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Quality Bulldogs

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I learned about quality in sports by accident. In 2002, my boss and I were talking about family and after-hours fun. I mentioned I was thinking about getting involved in coaching recreational soccer. A few days later, he asked me whether I could help coach his daughter’s soccer team.

The younger, more experienced coach couldn’t do it anymore, and the team needed an assistant.
The Mini-Rapids were a team of girls ages 10 to 11. They’d played together for a few years, but had never won a game. Even though I hadn’t played since the 1980s, I figured I couldn’t do any harm.
From a quality improvement perspective, this was the perfect situation. In the first practices, I saw issues and performed a mental gap analysis. The practices were chaotic, but the girls had enthusiasm. They loved taking penalty shots, even though shooting a stationary ball at the goal was extremely rare in soccer. A purposeful change of the processes was needed if we were going to improve the reliability of achieving our desired outcome—the definition of quality improvement.
It wasn’t the girls’ fault. The coaches did their best, and sometimes the sideline dads took a turn at coaching, too. Unfortunately, the dads grew up playing baseball and football, and didn’t know the first thing about soccer. They just made it worse by demanding that their children go after the ball. This led to the typical gaggle of kids around the ball, heads down, kicking and kicking, sometimes knocking over their teammates.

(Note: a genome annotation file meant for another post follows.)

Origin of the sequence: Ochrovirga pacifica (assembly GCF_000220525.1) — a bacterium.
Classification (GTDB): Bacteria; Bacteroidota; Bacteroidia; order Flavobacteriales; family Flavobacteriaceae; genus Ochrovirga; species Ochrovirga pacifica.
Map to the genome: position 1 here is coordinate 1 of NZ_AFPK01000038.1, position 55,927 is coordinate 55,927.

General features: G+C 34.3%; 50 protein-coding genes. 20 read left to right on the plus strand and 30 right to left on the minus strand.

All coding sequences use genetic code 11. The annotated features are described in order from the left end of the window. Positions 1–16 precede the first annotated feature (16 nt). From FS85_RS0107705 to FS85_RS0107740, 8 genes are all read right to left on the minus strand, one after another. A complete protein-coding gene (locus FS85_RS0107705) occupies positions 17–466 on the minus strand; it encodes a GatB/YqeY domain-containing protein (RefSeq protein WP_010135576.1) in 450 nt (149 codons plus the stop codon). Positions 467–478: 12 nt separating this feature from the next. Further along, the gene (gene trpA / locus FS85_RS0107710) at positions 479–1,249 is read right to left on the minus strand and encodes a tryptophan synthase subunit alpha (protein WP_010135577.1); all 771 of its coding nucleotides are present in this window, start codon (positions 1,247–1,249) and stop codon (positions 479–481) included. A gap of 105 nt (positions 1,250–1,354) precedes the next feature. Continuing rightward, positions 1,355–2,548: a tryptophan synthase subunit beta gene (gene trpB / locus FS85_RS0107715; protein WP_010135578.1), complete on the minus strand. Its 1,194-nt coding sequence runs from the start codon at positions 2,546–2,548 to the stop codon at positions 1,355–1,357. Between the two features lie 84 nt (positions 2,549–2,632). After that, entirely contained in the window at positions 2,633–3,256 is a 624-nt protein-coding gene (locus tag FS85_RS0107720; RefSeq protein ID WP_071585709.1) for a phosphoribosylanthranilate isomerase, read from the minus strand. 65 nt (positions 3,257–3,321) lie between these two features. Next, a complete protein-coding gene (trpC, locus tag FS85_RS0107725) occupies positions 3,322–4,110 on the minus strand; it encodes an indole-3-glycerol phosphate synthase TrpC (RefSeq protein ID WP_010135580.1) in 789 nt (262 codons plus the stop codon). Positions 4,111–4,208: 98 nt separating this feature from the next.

Root causes
I took on a larger role as the season progressed, introducing drills I thought might help, yet we remained scoreless and winless. One of the girls—I’ll call her Cheryl—was athletic and had potential, but in every game, she would whine from the middle of the field, "Coach, my shoe came untied."
I’d pull her out, help tie her cleats and send her back in. I was addressing only the symptom, not the root cause. At halftime, I looked at all their shoes, and it hit me. They didn’t even know how to tie their shoes properly to prevent them from untying during the game. I was trying to build skills before they had a basic foundation.
At the next practice, I told the girls we were starting from scratch. I quizzed them on the basics, and they knew none of them.
One girl wore an Adidas shirt, and I asked, "Do you know what Adidas stands for?" They looked at me with blank faces. "All day I dream about soccer," I said. They all smiled. Down the road, they probably discovered it isn’t actually an acronym. It’s the designer’s name, but they didn’t need to know that then. They were in on something only real soccer players knew.
Now with their attention, I called up Cheryl to demonstrate how to tightly tie their laces under their cleats with the knots to the outside, preventing an odd spin on the ball when they kicked it. I said we weren’t scrimmaging that day and received the typical "Aww."